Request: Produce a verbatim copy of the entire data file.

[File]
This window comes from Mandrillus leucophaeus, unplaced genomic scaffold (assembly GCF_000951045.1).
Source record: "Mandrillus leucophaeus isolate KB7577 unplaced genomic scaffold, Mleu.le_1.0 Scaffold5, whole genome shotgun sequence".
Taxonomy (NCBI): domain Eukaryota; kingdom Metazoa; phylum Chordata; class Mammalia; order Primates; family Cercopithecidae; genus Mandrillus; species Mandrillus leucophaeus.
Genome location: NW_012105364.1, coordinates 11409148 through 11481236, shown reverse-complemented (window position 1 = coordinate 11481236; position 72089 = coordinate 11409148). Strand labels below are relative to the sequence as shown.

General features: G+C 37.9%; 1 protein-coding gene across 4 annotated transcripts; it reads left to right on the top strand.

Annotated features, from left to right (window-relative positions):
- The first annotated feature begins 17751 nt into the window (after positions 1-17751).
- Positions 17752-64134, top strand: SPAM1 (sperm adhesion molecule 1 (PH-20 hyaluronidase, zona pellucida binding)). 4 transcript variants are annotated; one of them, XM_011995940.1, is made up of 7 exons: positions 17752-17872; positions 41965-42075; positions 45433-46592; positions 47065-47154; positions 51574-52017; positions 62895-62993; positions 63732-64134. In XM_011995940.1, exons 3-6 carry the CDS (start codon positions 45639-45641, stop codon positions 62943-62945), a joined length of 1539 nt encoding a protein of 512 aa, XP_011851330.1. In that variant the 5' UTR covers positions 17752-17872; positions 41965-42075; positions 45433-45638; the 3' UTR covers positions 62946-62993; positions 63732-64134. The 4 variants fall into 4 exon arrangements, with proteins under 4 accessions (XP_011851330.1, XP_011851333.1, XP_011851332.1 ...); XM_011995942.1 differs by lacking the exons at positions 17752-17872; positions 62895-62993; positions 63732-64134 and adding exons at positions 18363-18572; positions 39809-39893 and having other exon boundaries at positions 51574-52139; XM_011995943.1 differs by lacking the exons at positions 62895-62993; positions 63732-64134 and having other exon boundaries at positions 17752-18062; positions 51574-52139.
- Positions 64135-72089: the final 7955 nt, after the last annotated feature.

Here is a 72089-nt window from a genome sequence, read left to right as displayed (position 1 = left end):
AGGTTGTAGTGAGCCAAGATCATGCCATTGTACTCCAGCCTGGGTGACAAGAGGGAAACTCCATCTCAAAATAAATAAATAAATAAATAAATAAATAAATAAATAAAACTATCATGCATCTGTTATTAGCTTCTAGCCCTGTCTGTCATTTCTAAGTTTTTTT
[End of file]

This window comes from Mandrillus leucophaeus, unplaced genomic scaffold (assembly GCF_000951045.1).
Source record: "Mandrillus leucophaeus isolate KB7577 unplaced genomic scaffold, Mleu.le_1.0 Scaffold5, whole genome shotgun sequence".
Taxonomy (NCBI): domain Eukaryota; kingdom Metazoa; phylum Chordata; class Mammalia; order Primates; family Cercopithecidae; genus Mandrillus; species Mandrillus leucophaeus.
Genome location: NW_012105364.1, coordinates 11409148 through 11481236, shown reverse-complemented (window position 1 = coordinate 11481236; position 72089 = coordinate 11409148). Strand labels below are relative to the sequence as shown.

General features: G+C 37.9%; 1 protein-coding gene across 4 annotated transcripts; it reads left to right on the top strand.

Annotated features, from left to right (window-relative positions):
- The first annotated feature begins 17751 nt into the window (after positions 1-17751).
- Positions 17752-64134, top strand: SPAM1 (sperm adhesion molecule 1 (PH-20 hyaluronidase, zona pellucida binding)). 4 transcript variants are annotated; one of them, XM_011995940.1, is made up of 7 exons: positions 17752-17872; positions 41965-42075; positions 45433-46592; positions 47065-47154; positions 51574-52017; positions 62895-62993; positions 63732-64134. In XM_011995940.1, exons 3-6 carry the CDS (start codon positions 45639-45641, stop codon positions 62943-62945), a joined length of 1539 nt encoding a protein of 512 aa, XP_011851330.1. In that variant the 5' UTR covers positions 17752-17872; positions 41965-42075; positions 45433-45638; the 3' UTR covers positions 62946-62993; positions 63732-64134. The 4 variants fall into 4 exon arrangements, with proteins under 4 accessions (XP_011851330.1, XP_011851333.1, XP_011851332.1 ...); XM_011995942.1 differs by lacking the exons at positions 17752-17872; positions 62895-62993; positions 63732-64134 and adding exons at positions 18363-18572; positions 39809-39893 and having other exon boundaries at positions 51574-52139; XM_011995943.1 differs by lacking the exons at positions 62895-62993; positions 63732-64134 and having other exon boundaries at positions 17752-18062; positions 51574-52139.
- Positions 64135-72089: the final 7955 nt, after the last annotated feature.

Here is a 72089-nt window from a genome sequence, read left to right as displayed (position 1 = left end):
AGGTTGTAGTGAGCCAAGATCATGCCATTGTACTCCAGCCTGGGTGACAAGAGGGAAACTCCATCTCAAAATAAATAAATAAATAAATAAATAAATAAATAAATAAAACTATCATGCATCTGTTATTAGCTTCTAGCCCTGTCTGTCATTTCTAAGTTTTTTT